12 Ways to Wipe Your Butt

Why do the cretinous like numbered lists? And why do they annoy me so much?

I was asked to write a chapter for a book on investment a while ago along with people who, unlike myself, knew what they were talking about.

The publisher asked me to write about my 10 investing rules. Piqued by the absurdity of the  idea I wrote 8 rules instead but I could just as easily have chosen 1 or 15.

For some reason I have a bee in my bonnet at the moment about Jordan Peterson who opines that there are 12 Rules For Life.  Perhaps it is just that I am jealous of his success? There again probably not – it must be exhausting to be in demand.

This particular clinical psychologist offers books, “podcasts” (whatever they are) and general existentialist thoughts on every aspect of life and the universe. Or do I mean 13 aspects? Or 5 1/2?

As a shrink perhaps Jordan could tell me why there are 12 Rules for Life? Or did his publisher just think the title was catchy and there were 12 apostles? Or was it 11 because that rotter Judas doesn’t count?

Why 40 days in the wilderness? Surely 10 would have done the job?

A cursory look at Google produces the following equally banal lists:

  • 30 Ways to Die
  • 12 Ways to Get to 11
  • 7 Ways to Maximize Misery
  • 7 Ways to Maximise a Fart
  • 130 Ways to Fill a Notebook
  • 16 Ways to Kill a Vampire at McDonalds

Note that I have used a list! This is my “6 ways to point out the absurdity of numbered lists”.

Is there a point to all this? Am I going anywhere or just driveling?

Well I think there must be a point somewhere, if only I can find it. I’ll have a shot.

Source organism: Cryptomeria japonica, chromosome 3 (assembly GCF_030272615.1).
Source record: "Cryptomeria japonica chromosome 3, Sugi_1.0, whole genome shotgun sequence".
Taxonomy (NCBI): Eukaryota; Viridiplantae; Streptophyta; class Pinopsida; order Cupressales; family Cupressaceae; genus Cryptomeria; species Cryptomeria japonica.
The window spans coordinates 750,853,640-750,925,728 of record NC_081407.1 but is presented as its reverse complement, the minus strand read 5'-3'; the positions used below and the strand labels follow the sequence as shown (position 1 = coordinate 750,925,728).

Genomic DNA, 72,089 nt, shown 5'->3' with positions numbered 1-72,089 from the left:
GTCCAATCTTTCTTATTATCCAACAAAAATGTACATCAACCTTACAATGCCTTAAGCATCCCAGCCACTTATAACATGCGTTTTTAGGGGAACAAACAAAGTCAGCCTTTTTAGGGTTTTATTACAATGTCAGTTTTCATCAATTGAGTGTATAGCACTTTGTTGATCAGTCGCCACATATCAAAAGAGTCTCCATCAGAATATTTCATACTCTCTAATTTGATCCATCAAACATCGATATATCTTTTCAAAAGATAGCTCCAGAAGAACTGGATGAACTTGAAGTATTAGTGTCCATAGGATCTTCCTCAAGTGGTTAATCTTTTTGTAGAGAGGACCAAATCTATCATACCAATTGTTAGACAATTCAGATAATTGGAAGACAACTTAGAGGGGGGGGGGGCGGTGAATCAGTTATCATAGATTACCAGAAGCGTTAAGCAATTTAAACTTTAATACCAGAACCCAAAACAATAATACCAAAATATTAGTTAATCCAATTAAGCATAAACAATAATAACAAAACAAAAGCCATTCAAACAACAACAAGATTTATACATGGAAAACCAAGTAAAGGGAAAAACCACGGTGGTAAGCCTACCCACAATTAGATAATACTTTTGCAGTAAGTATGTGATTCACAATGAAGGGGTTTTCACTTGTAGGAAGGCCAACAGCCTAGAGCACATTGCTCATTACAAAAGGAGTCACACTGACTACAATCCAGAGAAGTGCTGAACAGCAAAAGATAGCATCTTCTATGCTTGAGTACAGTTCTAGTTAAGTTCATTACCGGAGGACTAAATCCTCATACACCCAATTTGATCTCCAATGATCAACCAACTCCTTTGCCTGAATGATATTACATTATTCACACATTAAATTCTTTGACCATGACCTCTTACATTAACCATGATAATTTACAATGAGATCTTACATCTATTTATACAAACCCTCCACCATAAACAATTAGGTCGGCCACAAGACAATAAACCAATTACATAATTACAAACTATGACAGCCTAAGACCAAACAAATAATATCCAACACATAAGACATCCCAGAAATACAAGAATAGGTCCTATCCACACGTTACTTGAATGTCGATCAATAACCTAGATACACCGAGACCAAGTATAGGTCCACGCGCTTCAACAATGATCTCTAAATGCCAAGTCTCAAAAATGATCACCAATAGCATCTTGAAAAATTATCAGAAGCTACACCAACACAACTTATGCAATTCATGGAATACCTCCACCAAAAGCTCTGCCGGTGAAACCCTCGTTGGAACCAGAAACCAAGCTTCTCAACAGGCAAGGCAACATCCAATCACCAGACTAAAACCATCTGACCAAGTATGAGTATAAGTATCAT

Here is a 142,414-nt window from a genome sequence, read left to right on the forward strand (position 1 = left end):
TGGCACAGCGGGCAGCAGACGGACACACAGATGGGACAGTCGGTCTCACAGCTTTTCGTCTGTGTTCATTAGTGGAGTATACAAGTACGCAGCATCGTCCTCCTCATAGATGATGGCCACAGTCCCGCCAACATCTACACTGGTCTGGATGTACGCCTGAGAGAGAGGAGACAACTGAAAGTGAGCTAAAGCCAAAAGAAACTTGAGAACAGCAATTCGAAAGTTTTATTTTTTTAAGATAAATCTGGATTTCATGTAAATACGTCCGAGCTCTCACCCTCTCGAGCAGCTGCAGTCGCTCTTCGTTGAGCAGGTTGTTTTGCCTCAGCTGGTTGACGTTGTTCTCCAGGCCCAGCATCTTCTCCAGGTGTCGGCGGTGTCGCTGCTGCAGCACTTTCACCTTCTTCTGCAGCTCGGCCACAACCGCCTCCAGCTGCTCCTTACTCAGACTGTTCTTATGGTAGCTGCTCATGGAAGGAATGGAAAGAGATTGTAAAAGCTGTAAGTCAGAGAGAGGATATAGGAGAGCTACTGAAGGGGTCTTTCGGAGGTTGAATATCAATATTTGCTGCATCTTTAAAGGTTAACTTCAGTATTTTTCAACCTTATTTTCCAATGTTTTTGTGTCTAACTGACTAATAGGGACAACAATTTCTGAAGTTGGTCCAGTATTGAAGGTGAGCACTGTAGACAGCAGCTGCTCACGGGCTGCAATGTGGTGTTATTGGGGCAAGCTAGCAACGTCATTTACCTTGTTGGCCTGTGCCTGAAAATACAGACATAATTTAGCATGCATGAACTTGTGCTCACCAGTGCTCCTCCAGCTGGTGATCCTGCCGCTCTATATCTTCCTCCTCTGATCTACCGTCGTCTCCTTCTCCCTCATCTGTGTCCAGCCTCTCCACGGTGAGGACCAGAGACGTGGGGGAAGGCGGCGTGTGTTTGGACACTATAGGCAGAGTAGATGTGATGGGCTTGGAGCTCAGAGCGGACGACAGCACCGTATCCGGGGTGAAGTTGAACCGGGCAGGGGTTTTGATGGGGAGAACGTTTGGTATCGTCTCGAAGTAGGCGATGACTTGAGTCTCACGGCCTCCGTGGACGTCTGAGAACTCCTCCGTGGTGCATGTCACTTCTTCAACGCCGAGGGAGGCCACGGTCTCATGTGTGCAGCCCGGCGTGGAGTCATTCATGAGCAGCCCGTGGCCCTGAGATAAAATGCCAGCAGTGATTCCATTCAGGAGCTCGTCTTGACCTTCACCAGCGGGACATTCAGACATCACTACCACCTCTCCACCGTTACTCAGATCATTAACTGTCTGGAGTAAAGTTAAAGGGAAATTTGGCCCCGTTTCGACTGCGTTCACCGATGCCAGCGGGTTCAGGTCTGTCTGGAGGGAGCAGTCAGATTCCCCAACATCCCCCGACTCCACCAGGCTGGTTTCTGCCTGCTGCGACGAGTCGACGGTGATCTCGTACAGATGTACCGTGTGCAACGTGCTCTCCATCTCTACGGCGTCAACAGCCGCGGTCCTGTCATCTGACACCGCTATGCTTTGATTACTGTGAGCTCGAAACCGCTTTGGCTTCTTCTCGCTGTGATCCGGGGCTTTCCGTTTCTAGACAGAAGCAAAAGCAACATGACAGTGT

We humans need certainty. We need codification. We like to explain the universe in terms of mathematics, and indeed that is the only way so to do.

By writing a chapter containing 8 investment Rules I am giving people the certainty they crave. I am telling them that if they employ exactly 8 Rules in their investment strategy (my rules) they will achieve success.  What nonsense; how misleading.

And so back to Dr Peterson. His theory is that just as there were 12 (or 11) apostles, there are 12 (or is it 13?) “Rules for Life”.  It makes people think there really are 12 Rules and that following them will lead to everlasting Joy And Happiness.

Take the Kabbalah. It’s all about numbers. The mysticism of numbers. In numbers we will find our answers. 42 is the Answer to the Meaning of Life the Universe and Everything!

Or take Buddhism: it has a Noble 8-Fold Path. Not 7 fold or 6. Or 5 1/2 but 8. Get a decimal point wrong and you will fall from the path and fail to reach Nibbana. Oh – and there are 4 Noble Truths!

There is a place for the certitude of numbers and it is in the scientific endeavor.  The number of atoms in helium or strontium. The age of the universe. The rotations of the earth around our sun.